“Since awareness at first blush seems to be a subjective experience, it is hard for us not to think that we are the subject, the thinker, the feeler, the seer, the doer and as such, the very center of the universe, the very center of the field of our awareness. Perceiving thus, we take everything in the universe, or at least our universe, quite personally.” (169)

That passage in particular has caused a small but significant shift in how I look at the world.

The trouble is that Kabat-Zinn uses an awful lot of words. There’s a lot to read between the gems, and I find myself getting…bored. Perhaps part of this is because I’ve already read Full Catastrophe Living, and I’ve not found much that’s particularly new in Coming to Our Senses. Or it could just be that I’m not in a nonfiction mood or that I really just want to “do” mindfulness rather than read about it right now. Whatever it is, I’m going to read the section on “Healing the Body Politic,” and maybe jump here and there, but when I go to the library day after tomorrow, I’m going to be taking this one back, no matter how much I’ve left unread.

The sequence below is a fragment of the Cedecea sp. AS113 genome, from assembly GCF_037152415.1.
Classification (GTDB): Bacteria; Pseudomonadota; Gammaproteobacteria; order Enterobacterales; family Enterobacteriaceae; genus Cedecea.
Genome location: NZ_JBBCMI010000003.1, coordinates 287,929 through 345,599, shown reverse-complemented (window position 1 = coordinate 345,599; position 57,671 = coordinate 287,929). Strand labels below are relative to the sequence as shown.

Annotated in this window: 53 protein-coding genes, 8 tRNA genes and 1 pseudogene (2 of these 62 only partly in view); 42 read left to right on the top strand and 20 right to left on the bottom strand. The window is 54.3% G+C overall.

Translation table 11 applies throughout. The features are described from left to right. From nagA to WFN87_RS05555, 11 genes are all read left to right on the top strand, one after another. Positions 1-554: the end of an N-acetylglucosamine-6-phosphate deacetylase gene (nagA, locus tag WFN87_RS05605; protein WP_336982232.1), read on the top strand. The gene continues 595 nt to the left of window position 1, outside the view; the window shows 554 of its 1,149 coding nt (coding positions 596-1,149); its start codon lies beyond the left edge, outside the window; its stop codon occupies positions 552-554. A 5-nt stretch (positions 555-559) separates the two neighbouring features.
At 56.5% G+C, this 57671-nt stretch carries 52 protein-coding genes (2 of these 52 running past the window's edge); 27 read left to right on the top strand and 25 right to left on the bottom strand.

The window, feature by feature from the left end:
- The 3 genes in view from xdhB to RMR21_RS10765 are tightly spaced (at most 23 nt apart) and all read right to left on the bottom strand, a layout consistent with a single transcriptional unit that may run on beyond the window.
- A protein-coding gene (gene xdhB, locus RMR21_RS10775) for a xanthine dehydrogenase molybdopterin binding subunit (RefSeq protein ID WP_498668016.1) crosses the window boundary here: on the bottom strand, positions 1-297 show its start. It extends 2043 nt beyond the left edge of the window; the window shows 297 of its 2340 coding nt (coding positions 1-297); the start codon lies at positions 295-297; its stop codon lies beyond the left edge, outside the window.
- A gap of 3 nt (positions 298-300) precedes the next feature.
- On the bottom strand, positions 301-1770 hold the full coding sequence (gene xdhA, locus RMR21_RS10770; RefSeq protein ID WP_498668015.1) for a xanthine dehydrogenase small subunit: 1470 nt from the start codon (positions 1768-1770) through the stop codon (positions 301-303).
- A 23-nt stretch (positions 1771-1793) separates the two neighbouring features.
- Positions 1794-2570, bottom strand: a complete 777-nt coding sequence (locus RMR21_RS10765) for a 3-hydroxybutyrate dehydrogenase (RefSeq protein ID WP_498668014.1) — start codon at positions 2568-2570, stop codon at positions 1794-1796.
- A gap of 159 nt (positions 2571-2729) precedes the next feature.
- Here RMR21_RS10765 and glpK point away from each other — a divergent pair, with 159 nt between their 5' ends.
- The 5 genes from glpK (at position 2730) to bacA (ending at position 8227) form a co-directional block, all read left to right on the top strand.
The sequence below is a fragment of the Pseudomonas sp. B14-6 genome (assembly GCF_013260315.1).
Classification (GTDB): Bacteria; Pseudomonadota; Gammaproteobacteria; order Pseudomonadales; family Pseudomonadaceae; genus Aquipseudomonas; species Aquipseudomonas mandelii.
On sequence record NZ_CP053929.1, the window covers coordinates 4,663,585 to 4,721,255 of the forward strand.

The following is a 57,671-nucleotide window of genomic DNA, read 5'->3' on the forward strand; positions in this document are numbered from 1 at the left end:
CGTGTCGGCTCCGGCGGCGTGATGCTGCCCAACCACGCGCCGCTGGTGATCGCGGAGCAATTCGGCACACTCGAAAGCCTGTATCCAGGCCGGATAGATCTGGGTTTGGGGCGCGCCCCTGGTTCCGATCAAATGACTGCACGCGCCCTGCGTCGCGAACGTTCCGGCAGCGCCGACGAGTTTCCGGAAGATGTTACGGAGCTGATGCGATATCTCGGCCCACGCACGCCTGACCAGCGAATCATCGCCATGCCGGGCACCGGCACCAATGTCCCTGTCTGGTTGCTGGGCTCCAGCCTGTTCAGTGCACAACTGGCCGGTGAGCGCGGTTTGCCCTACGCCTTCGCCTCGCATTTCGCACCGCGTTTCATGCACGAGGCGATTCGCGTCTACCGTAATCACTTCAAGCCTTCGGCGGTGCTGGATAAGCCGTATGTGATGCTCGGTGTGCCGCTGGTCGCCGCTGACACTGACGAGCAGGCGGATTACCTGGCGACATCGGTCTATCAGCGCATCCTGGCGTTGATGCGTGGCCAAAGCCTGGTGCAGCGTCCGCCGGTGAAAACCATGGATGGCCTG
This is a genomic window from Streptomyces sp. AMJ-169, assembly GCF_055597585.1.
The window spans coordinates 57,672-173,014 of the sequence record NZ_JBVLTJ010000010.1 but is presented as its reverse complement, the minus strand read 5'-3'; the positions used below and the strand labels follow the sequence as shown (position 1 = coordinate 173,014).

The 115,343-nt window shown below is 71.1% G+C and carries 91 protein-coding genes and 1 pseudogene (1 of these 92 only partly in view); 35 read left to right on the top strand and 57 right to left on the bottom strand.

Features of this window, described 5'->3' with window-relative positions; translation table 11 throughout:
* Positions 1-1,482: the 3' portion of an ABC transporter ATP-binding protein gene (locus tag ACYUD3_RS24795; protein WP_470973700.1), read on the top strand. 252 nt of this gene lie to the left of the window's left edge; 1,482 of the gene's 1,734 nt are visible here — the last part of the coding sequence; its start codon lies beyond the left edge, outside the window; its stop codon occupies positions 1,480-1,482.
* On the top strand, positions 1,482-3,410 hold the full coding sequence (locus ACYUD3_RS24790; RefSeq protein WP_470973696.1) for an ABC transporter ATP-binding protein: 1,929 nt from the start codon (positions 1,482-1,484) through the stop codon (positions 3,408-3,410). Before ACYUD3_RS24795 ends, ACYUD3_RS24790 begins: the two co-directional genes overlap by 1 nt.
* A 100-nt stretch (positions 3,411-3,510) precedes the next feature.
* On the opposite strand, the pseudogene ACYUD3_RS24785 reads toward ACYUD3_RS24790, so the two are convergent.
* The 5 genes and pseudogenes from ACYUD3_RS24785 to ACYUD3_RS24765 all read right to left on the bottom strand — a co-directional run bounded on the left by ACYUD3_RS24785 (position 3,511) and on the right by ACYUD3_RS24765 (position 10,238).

Other reviewers (on Goodreads) recommend reading this book as a series of essays. I can see how taking it in smaller chunks might work; I just didn’t want to give it quite that much time.

For a more condensed look at mindfulness, I would actually recommend The Mindful Way Through Depression (co-written by Kabat-Zinn, Mark Williams, John Teasdale, and Zindel Segal). It’s intended for those suffering from chronic or recurrent depression, but I think anyone could benefit from the insights and techniques in the book.

The crappiest part of not finishing this book is that it’s the first I’ve tried to read from my 2015 TBR Pile Challenge list. Well, I guess this just means I’ll have to read one of my alternates. I’ve got some great alternates, so I’m okay with that.